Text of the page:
One of the obviously significant differences between outside versus retail selling is the normally short amount of time the retail salesperson has to make the sale. Another is the anonymity of the customer at the start of a sale. These two factors make it imperative for the salesperson to create an atmosphere of trust within the first several seconds of the sale. Creating an atmosphere of trust is made all the more difficult because of what I call the three customer mindsets (customer mindsets are covered in "the 35-principals of Selling" a self-tutorial computer slide show published by Furniture World). These customer mindsets have been substantiated through at least two independent research teams. The general purpose of this article is to point out that the most effective way to get beyond customer mindsets and into an atmosphere of trust easily, effectively, and consistently, is to develop what some call professional presence. The specific purpose of this article is to discuss the most significant part of that professional presence, namely, welcoming the customer with a warm, sincere smile.
The first of the three customer mindsets is that most customers who meet salespeople for the first time do not believe they have what John F. Lawhon calls specialized knowledge. In more practical terms, they do not believe these salespeople are capable of providing them with the information needed to make the best buying decision. The second is that these customers prefer to rely on their own product knowledge rather than that of salespeople. The third is that despite this, customers do not believe strongly in their own ability to make the best buying decision. In fact, they have very little, if any, faith in their own product knowledge.
The corollary to the three customer mindsets is logical. The customers do not trust the intent of salespeople, that is, they believe that salespeople are out to sell them and not to help them make the best buying decision.
Is it any wonder that customers hear the word "sell" when they the salesperson say "Can I help you?" They trust 'that' help as much as airline passengers might trust a hi-jacker's "Can I help you?" The words just do not ring true.
Not only do customers not trust the salesperson's "Can I help you?" They are also both angered and frustrated by the words. Angered because they find the words false and deceitful; frustrated because the words remind customers of their own limited ability to make the best buying decision. Fearful of the blind leading the blind, they regularly choose to go it alone, preferring to grope by themselves than to be misled by someone they regard as a charlatan. It should come as no surprise that the words "Can I help you," are consistently met with "I'd like to shop by myself, if you don't mind." The words, "if you don't mind" are a sad commentary on the fact that for years salespeople have shown that they do mind. I must admit that during most of my selling years I too did mind, though I never shot back with the caustic and common reply, "We don't charge for looking."
There are of course better ways to greet customers than with "Can I help you?" One of these is not "May I help you?" The two are just as ineffective because at that point customers are turned off by the word help. Later, once the customers have committed to a purchase, the use of help becomes appropriate as in the words, "What else can I help you find?" Why so? Because then the three mindsets are normally set aside and replaced with some degree of trust and confidence. That is the reason why Lawhon is absolutely right in advising salespeople not to stop selling once they have made a sale. It's sort of like the law of physics: a body in motion tends to stay in motion.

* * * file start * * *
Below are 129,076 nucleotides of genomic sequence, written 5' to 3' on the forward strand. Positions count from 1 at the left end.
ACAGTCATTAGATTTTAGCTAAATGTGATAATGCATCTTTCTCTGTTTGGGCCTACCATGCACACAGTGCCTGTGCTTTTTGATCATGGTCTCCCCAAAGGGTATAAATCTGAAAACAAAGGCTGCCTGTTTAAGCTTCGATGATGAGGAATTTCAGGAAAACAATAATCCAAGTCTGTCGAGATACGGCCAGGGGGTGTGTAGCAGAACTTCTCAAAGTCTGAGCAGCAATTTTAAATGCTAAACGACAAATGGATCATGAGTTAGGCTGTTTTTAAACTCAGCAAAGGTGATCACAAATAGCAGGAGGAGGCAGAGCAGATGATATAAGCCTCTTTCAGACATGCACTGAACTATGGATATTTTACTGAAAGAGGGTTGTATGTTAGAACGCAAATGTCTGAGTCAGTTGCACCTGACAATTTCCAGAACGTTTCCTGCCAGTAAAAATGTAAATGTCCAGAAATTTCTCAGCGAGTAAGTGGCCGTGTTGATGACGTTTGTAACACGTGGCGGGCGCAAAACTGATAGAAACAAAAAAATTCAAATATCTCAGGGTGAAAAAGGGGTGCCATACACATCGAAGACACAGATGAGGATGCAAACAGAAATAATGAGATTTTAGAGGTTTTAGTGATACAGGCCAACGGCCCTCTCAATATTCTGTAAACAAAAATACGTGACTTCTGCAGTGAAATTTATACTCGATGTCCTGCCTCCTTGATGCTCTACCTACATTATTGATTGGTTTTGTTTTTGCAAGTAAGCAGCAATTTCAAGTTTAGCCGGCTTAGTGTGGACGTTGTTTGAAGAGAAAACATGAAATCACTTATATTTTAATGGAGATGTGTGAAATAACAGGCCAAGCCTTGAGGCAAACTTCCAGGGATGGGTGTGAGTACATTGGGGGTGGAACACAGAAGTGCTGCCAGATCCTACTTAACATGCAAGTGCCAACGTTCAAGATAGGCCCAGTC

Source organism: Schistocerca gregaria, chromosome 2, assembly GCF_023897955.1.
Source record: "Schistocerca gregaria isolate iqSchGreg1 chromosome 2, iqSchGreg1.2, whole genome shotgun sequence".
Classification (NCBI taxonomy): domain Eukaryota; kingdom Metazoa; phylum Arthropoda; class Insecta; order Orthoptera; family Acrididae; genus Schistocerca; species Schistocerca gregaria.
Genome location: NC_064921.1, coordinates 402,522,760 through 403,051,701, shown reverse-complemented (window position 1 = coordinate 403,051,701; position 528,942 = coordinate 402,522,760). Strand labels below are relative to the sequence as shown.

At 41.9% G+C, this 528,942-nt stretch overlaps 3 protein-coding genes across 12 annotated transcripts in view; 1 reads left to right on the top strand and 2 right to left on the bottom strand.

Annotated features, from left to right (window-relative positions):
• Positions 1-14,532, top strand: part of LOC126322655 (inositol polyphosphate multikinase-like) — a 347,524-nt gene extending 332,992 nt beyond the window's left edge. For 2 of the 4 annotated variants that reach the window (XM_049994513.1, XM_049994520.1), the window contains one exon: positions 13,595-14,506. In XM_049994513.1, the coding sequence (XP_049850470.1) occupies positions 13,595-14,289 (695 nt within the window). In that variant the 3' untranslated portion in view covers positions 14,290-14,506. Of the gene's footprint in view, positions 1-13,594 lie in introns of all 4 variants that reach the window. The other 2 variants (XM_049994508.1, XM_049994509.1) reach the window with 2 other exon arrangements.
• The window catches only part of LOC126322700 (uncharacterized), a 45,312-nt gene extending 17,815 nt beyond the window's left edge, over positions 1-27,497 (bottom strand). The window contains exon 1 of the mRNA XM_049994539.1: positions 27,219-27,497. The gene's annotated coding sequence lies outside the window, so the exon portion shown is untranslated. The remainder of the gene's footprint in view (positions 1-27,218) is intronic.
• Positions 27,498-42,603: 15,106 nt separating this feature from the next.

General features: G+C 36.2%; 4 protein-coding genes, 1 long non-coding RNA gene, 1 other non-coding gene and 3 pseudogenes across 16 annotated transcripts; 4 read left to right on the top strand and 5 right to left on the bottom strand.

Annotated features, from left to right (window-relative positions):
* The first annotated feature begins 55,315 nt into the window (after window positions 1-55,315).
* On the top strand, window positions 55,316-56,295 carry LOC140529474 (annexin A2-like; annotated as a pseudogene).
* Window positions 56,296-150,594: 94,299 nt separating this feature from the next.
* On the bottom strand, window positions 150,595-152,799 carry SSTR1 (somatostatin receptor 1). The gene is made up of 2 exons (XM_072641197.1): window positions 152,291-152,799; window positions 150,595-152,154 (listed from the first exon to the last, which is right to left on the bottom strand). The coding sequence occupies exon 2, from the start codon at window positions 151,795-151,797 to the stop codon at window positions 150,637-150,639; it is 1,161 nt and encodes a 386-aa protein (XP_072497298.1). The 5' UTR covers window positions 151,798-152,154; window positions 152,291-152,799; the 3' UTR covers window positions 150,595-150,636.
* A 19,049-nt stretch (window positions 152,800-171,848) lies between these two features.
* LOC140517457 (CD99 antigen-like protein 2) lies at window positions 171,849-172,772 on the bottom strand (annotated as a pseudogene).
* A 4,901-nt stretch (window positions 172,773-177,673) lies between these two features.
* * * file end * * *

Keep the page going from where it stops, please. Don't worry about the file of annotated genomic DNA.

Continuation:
The best greeting I have used successfully for years is "Welcome to our store." Often I add "It's nice to have you." But unless we welcome customers with a genuine smile, we might just as well continue to greet our customers with "Can I help you?" Only a genuine smile can work. Grinning like the Cheshire cat won't do; even worse, a disapproving frown or a surly scowl won't do, though I like to tell salespeople a sincere frown is better than an insincere smile.
The smile has been the subject of many authors. But perhaps no one has captured the value of a smile better than the following anonymously written paragraph:
"A smile costs nothing but gives much. It enriches those who receive it without making poorer those who give it. It takes but a moment, but the memory of it sometimes lasts forever. No one is so rich or mighty that he can get along without it, and no one is so poor that he cannot be made rich by it. A smile creates happiness in the home, fosters goodwill in business, and is the countersign of friendship. It brings rest to the weary, cheer to the discouraged, sunshine to the sad, and is nature's best antidote for the troubled. Yet, it cannot be bought, begged, borrowed, or stolen, for it is something that is of no value to anyone until it is given away. Some people are too tired to give a smile. Give them one of yours, as no one needs a smile so much as he who has none to give."
May this paragraph inspire you to greet every customer with a smile. Remember, you can't wear a
Corporate trainer, educator and speaker Dr. Peter A. Marino has written extensively on sales training techniques and their furniture retailing applications. Questions on any aspect of sales education can be sent to FURNITURE WORLD at firstname.lastname@example.org.